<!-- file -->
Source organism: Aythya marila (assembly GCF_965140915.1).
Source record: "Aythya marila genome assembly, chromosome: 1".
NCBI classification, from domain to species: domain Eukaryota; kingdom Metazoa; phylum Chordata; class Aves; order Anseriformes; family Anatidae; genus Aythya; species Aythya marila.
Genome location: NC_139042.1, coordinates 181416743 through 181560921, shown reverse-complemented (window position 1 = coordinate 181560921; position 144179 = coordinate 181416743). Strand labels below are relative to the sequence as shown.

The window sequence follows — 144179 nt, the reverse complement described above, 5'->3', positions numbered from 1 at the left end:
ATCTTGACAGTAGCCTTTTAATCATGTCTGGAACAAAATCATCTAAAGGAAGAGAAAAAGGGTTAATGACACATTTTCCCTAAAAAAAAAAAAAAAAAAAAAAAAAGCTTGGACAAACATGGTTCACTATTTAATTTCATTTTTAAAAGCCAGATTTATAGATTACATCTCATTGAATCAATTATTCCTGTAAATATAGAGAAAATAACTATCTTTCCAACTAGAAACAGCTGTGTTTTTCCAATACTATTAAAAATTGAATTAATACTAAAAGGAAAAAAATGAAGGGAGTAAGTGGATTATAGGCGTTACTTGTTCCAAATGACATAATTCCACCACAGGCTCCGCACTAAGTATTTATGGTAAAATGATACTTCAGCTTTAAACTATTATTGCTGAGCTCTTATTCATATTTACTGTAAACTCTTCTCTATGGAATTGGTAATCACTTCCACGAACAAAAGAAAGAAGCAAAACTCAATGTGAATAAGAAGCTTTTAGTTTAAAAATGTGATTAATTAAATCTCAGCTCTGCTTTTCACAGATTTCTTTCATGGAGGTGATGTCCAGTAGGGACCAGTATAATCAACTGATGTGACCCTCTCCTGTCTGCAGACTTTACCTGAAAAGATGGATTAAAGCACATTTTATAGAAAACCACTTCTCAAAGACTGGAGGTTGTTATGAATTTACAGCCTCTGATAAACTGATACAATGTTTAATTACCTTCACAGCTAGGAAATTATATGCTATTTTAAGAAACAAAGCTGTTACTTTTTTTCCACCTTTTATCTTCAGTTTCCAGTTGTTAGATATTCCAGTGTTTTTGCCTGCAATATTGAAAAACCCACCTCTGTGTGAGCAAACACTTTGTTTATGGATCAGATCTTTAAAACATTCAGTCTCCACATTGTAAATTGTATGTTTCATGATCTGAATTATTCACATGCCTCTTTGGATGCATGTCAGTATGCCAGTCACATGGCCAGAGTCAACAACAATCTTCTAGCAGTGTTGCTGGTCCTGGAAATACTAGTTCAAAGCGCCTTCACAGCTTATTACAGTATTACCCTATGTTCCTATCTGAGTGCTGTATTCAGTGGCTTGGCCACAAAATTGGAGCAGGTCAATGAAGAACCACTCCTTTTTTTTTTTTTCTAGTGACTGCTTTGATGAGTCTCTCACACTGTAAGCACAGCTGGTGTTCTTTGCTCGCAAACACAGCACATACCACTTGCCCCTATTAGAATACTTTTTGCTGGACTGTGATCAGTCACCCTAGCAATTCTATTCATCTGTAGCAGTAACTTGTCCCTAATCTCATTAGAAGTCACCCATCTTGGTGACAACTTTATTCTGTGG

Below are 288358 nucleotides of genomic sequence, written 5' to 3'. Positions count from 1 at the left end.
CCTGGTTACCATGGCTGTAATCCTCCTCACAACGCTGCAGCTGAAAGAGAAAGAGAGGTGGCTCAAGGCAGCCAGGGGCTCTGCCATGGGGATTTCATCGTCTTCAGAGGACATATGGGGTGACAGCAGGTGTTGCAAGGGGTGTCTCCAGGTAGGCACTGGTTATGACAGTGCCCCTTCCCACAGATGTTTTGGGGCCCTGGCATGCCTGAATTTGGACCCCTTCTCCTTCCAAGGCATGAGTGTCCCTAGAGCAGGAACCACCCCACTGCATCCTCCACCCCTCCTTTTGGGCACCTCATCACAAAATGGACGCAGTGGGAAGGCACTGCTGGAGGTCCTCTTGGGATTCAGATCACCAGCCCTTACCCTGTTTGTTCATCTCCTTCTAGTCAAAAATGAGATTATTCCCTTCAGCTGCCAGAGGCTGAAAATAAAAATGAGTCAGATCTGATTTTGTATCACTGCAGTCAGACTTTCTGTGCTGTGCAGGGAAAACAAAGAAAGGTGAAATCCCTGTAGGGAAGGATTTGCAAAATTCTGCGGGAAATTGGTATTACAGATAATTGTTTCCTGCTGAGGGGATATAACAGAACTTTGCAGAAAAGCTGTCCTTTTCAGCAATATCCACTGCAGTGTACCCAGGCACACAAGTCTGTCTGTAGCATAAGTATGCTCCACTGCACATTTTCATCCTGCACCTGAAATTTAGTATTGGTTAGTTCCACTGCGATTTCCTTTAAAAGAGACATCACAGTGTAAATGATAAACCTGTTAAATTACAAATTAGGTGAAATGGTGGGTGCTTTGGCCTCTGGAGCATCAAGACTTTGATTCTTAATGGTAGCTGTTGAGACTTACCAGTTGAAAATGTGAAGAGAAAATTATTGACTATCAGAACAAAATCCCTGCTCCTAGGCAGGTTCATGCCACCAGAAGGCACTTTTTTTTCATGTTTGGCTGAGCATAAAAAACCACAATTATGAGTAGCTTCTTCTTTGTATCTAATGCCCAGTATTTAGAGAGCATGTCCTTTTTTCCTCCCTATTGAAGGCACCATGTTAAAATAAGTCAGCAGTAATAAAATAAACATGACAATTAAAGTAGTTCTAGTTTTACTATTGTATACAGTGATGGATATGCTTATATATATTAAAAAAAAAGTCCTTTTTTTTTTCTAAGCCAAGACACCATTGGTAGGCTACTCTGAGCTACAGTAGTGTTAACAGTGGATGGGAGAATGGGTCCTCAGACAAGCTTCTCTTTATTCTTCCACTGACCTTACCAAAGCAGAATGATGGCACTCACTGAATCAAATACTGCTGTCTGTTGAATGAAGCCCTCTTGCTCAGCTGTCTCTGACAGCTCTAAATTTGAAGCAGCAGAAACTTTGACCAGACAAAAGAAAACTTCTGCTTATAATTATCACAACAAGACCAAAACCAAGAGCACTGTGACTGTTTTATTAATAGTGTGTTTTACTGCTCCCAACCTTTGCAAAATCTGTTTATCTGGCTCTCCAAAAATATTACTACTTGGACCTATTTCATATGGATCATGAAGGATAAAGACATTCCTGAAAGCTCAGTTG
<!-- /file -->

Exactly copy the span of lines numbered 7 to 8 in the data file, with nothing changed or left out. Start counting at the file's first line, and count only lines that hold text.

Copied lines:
Below are 288358 nucleotides of genomic sequence, written 5' to 3'. Positions count from 1 at the left end.
CCTGGTTACCATGGCTGTAATCCTCCTCACAACGCTGCAGCTGAAAGAGAAAGAGAGGTGGCTCAAGGCAGCCAGGGGCTCTGCCATGGGGATTTCATCGTCTTCAGAGGACATATGGGGTGACAGCAGGTGTTGCAAGGGGTGTCTCCAGGTAGGCACTGGTTATGACAGTGCCCCTTCCCACAGATGTTTTGGGGCCCTGGCATGCCTGAATTTGGACCCCTTCTCCTTCCAAGGCATGAGTGTCCCTAGAGCAGGAACCACCCCACTGCATCCTCCACCCCTCCTTTTGGGCACCTCATCACAAAATGGACGCAGTGGGAAGGCACTGCTGGAGGTCCTCTTGGGATTCAGATCACCAGCCCTTACCCTGTTTGTTCATCTCCTTCTAGTCAAAAATGAGATTATTCCCTTCAGCTGCCAGAGGCTGAAAATAAAAATGAGTCAGATCTGATTTTGTATCACTGCAGTCAGACTTTCTGTGCTGTGCAGGGAAAACAAAGAAAGGTGAAATCCCTGTAGGGAAGGATTTGCAAAATTCTGCGGGAAATTGGTATTACAGATAATTGTTTCCTGCTGAGGGGATATAACAGAACTTTGCAGAAAAGCTGTCCTTTTCAGCAATATCCACTGCAGTGTACCCAGGCACACAAGTCTGTCTGTAGCATAAGTATGCTCCACTGCACATTTTCATCCTGCACCTGAAATTTAGTATTGGTTAGTTCCACTGCGATTTCCTTTAAAAGAGACATCACAGTGTAAATGATAAACCTGTTAAATTACAAATTAGGTGAAATGGTGGGTGCTTTGGCCTCTGGAGCATCAAGACTTTGATTCTTAATGGTAGCTGTTGAGACTTACCAGTTGAAAATGTGAAGAGAAAATTATTGACTATCAGAACAAAATCCCTGCTCCTAGGCAGGTTCATGCCACCAGAAGGCACTTTTTTTTCATGTTTGGCTGAGCATAAAAAACCACAATTATGAGTAGCTTCTTCTTTGTATCTAATGCCCAGTATTTAGAGAGCATGTCCTTTTTTCCTCCCTATTGAAGGCACCATGTTAAAATAAGTCAGCAGTAATAAAATAAACATGACAATTAAAGTAGTTCTAGTTTTACTATTGTATACAGTGATGGATATGCTTATATATATTAAAAAAAAAGTCCTTTTTTTTTTCTAAGCCAAGACACCATTGGTAGGCTACTCTGAGCTACAGTAGTGTTAACAGTGGATGGGAGAATGGGTCCTCAGACAAGCTTCTCTTTATTCTTCCACTGACCTTACCAAAGCAGAATGATGGCACTCACTGAATCAAATACTGCTGTCTGTTGAATGAAGCCCTCTTGCTCAGCTGTCTCTGACAGCTCTAAATTTGAAGCAGCAGAAACTTTGACCAGACAAAAGAAAACTTCTGCTTATAATTATCACAACAAGACCAAAACCAAGAGCACTGTGACTGTTTTATTAATAGTGTGTTTTACTGCTCCCAACCTTTGCAAAATCTGTTTATCTGGCTCTCCAAAAATATTACTACTTGGACCTATTTCATATGGATCATGAAGGATAAAGACATTCCTGAAAGCTCAGTTG